You can see the output of a sigmoid function in the graph in Figure 3. For a given x, the further from 0, the more damped the y output.

So, the forward stage of neural network processing is to feed the external data to the input neurons, which apply their weights, bias, and activation function, producing the output that is passed to the hidden layer neurons that do the same. process, eventually reaching the output neurons which then do the same for the final output.

## Machine learning with backpropagation

What makes the neural network powerful is its ability to learn based on input. This happens by using a training data set with known results, comparing the predictions against it, and then using that comparison to adjust the weights and biases on the neurons.

### loss function

To do this, the network needs a function that compares its predictions with known good answers. This function is known as the error or loss function. A common loss function is the root mean square error function.

He *root mean square error function* it assumes that you are consuming two sets of numbers of equal length. The first set is the known true answers (correct output), represented by Y in the above equation. The second set (represented by y’) are the network conjectures (proposed output).

The root mean square error function says: for each element *Yo*, subtract the guess from the correct answer, square it, and get the mean of the data sets. This gives us a way to see how well the network is working and to check the effect of making changes to the neuron’s weights and biases.

### gradient descent

Taking this performance metric and pushing it back through the network is the backpropagation phase of the learning cycle, and it is the most complex part of the process. A common approach is gradient descent, in which each weight in the network is isolated via a partial shunt. For example, based on a given weight, the equation is expanded via the chain rule and fine adjustments are made to each weight to reduce the overall loss of the network. Each neuron and its weights are considered as one part of the equation, going from the last neuron backwards (hence the name of the algorithm).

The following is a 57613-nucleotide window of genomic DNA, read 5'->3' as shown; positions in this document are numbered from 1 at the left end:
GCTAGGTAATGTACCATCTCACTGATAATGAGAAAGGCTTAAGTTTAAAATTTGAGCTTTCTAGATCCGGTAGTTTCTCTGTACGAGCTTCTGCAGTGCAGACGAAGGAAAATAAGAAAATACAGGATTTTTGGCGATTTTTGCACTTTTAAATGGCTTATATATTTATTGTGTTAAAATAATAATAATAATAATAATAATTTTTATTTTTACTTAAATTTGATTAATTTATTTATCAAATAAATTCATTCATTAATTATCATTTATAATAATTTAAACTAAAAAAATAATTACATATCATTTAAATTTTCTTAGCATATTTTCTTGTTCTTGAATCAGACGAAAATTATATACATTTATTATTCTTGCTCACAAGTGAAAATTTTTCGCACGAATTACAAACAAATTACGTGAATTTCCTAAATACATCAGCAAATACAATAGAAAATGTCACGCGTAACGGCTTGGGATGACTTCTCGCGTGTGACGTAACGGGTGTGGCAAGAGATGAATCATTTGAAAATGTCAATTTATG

You can think of gradient descent this way: The error function is the graph of the output of the network, which we are trying to fit so that its overall shape (slope) lands as best as possible according to the data points. When doing gradient backpropagation, you stop at the function of each neuron (one point on the overall slope) and slightly modify it to move the entire graph a little closer to the ideal solution.

The idea here is that you consider the entire neural network and its loss function as a multivariate (multidimensional) equation that depends on the weights and biases. It starts at the output neurons and determines their partial derivatives based on their values. Then use calculus to evaluate the same for the next few neurons. Continuing the process, you determine the role each weight and bias plays in the final error loss, and can adjust each slightly to improve the results.

See Machine Learning for Beginners: An Introduction to Neural Networks for a good walkthrough of the math involved in gradient descent.

Backpropagation is not limited to derivatives of functions. Any algorithm that effectively takes the loss function and applies gradual, positive changes across the network is valid.

## Conclusion

This article has been a quick dive into the general structure and function of an artificial neural network, one of the most important styles of machine learning. Look for future articles covering neural networks in Java and a closer look at the backpropagation algorithm.